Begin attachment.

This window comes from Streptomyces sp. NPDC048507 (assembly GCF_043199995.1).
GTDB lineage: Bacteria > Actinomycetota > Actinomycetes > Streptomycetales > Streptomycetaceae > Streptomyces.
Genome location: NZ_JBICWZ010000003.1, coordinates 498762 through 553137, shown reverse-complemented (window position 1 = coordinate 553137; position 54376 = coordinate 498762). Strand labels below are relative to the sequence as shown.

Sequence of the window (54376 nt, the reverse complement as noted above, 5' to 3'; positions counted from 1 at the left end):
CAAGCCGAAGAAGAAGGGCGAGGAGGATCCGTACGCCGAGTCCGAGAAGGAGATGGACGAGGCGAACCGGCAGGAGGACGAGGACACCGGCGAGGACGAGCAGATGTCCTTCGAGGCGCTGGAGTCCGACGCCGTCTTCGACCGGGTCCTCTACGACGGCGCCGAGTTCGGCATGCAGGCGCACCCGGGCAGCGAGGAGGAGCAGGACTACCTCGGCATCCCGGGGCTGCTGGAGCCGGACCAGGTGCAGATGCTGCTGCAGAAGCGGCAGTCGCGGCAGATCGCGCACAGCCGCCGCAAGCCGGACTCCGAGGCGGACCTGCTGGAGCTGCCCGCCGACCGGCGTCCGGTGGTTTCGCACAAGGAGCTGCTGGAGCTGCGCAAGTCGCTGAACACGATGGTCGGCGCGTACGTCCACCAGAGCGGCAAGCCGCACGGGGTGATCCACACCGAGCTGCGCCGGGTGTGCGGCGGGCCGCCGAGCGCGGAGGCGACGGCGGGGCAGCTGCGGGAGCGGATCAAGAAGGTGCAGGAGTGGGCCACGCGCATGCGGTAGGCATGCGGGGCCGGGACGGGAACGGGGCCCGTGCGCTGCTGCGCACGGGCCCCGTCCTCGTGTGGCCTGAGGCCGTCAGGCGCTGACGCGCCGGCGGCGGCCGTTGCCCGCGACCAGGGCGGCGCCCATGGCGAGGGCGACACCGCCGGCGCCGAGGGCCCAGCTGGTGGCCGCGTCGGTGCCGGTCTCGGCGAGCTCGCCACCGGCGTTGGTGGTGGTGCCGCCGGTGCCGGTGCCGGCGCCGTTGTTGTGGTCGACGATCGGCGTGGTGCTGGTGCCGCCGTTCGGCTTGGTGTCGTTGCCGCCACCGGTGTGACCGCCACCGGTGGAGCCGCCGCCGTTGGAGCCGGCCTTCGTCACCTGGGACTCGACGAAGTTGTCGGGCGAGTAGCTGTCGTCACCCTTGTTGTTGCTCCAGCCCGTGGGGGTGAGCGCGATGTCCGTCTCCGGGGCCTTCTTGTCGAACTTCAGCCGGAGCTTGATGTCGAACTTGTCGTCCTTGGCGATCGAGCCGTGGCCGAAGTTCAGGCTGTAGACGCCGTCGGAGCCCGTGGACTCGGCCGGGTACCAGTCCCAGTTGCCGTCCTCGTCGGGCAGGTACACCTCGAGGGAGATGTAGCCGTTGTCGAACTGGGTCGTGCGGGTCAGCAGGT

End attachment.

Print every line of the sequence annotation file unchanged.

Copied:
This window comes from Streptomyces sp. NPDC048507 (assembly GCF_043199995.1).
GTDB lineage: Bacteria > Actinomycetota > Actinomycetes > Streptomycetales > Streptomycetaceae > Streptomyces.
Genome location: NZ_JBICWZ010000003.1, coordinates 498762 through 553137, shown reverse-complemented (window position 1 = coordinate 553137; position 54376 = coordinate 498762). Strand labels below are relative to the sequence as shown.

Sequence of the window (54376 nt, the reverse complement as noted above, 5' to 3'; positions counted from 1 at the left end):
CAAGCCGAAGAAGAAGGGCGAGGAGGATCCGTACGCCGAGTCCGAGAAGGAGATGGACGAGGCGAACCGGCAGGAGGACGAGGACACCGGCGAGGACGAGCAGATGTCCTTCGAGGCGCTGGAGTCCGACGCCGTCTTCGACCGGGTCCTCTACGACGGCGCCGAGTTCGGCATGCAGGCGCACCCGGGCAGCGAGGAGGAGCAGGACTACCTCGGCATCCCGGGGCTGCTGGAGCCGGACCAGGTGCAGATGCTGCTGCAGAAGCGGCAGTCGCGGCAGATCGCGCACAGCCGCCGCAAGCCGGACTCCGAGGCGGACCTGCTGGAGCTGCCCGCCGACCGGCGTCCGGTGGTTTCGCACAAGGAGCTGCTGGAGCTGCGCAAGTCGCTGAACACGATGGTCGGCGCGTACGTCCACCAGAGCGGCAAGCCGCACGGGGTGATCCACACCGAGCTGCGCCGGGTGTGCGGCGGGCCGCCGAGCGCGGAGGCGACGGCGGGGCAGCTGCGGGAGCGGATCAAGAAGGTGCAGGAGTGGGCCACGCGCATGCGGTAGGCATGCGGGGCCGGGACGGGAACGGGGCCCGTGCGCTGCTGCGCACGGGCCCCGTCCTCGTGTGGCCTGAGGCCGTCAGGCGCTGACGCGCCGGCGGCGGCCGTTGCCCGCGACCAGGGCGGCGCCCATGGCGAGGGCGACACCGCCGGCGCCGAGGGCCCAGCTGGTGGCCGCGTCGGTGCCGGTCTCGGCGAGCTCGCCACCGGCGTTGGTGGTGGTGCCGCCGGTGCCGGTGCCGGCGCCGTTGTTGTGGTCGACGATCGGCGTGGTGCTGGTGCCGCCGTTCGGCTTGGTGTCGTTGCCGCCACCGGTGTGACCGCCACCGGTGGAGCCGCCGCCGTTGGAGCCGGCCTTCGTCACCTGGGACTCGACGAAGTTGTCGGGCGAGTAGCTGTCGTCACCCTTGTTGTTGCTCCAGCCCGTGGGGGTGAGCGCGATGTCCGTCTCCGGGGCCTTCTTGTCGAACTTCAGCCGGAGCTTGATGTCGAACTTGTCGTCCTTGGCGATCGAGCCGTGGCCGAAGTTCAGGCTGTAGACGCCGTCGGAGCCCGTGGACTCGGCCGGGTACCAGTCCCAGTTGCCGTCCTCGTCGGGCAGGTACACCTCGAGGGAGATGTAGCCGTTGTCGAACTGGGTCGTGCGGGTCAGCAGGT